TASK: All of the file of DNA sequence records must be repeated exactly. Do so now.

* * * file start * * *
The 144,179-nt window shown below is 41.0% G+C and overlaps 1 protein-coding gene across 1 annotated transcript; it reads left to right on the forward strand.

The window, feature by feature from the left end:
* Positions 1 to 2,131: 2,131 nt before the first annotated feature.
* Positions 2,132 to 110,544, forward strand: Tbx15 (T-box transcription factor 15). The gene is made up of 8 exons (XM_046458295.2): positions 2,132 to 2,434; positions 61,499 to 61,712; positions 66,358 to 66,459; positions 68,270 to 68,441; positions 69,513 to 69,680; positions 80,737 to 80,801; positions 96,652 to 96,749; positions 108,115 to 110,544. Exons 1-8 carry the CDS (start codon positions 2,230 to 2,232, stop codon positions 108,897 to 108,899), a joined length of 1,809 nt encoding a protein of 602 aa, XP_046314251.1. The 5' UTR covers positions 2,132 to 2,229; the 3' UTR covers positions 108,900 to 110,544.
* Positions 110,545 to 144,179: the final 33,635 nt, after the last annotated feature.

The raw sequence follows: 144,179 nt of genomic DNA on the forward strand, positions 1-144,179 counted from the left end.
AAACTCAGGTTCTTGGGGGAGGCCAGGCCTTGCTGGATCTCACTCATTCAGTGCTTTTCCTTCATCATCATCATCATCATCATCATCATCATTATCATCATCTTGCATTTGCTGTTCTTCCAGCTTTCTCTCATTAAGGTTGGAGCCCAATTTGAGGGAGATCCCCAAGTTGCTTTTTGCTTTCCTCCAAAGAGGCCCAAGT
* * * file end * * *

The 144,179-nt window shown below is 41.0% G+C and overlaps 1 protein-coding gene across 1 annotated transcript; it reads left to right on the forward strand.

The window, feature by feature from the left end:
* Positions 1 to 2,131: 2,131 nt before the first annotated feature.
* Positions 2,132 to 110,544, forward strand: Tbx15 (T-box transcription factor 15). The gene is made up of 8 exons (XM_046458295.2): positions 2,132 to 2,434; positions 61,499 to 61,712; positions 66,358 to 66,459; positions 68,270 to 68,441; positions 69,513 to 69,680; positions 80,737 to 80,801; positions 96,652 to 96,749; positions 108,115 to 110,544. Exons 1-8 carry the CDS (start codon positions 2,230 to 2,232, stop codon positions 108,897 to 108,899), a joined length of 1,809 nt encoding a protein of 602 aa, XP_046314251.1. The 5' UTR covers positions 2,132 to 2,229; the 3' UTR covers positions 108,900 to 110,544.
* Positions 110,545 to 144,179: the final 33,635 nt, after the last annotated feature.

The raw sequence follows: 144,179 nt of genomic DNA on the forward strand, positions 1-144,179 counted from the left end.
AAACTCAGGTTCTTGGGGGAGGCCAGGCCTTGCTGGATCTCACTCATTCAGTGCTTTTCCTTCATCATCATCATCATCATCATCATCATCATTATCATCATCTTGCATTTGCTGTTCTTCCAGCTTTCTCTCATTAAGGTTGGAGCCCAATTTGAGGGAGATCCCCAAGTTGCTTTTTGCTTTCCTCCAAAGAGGCCCAAGT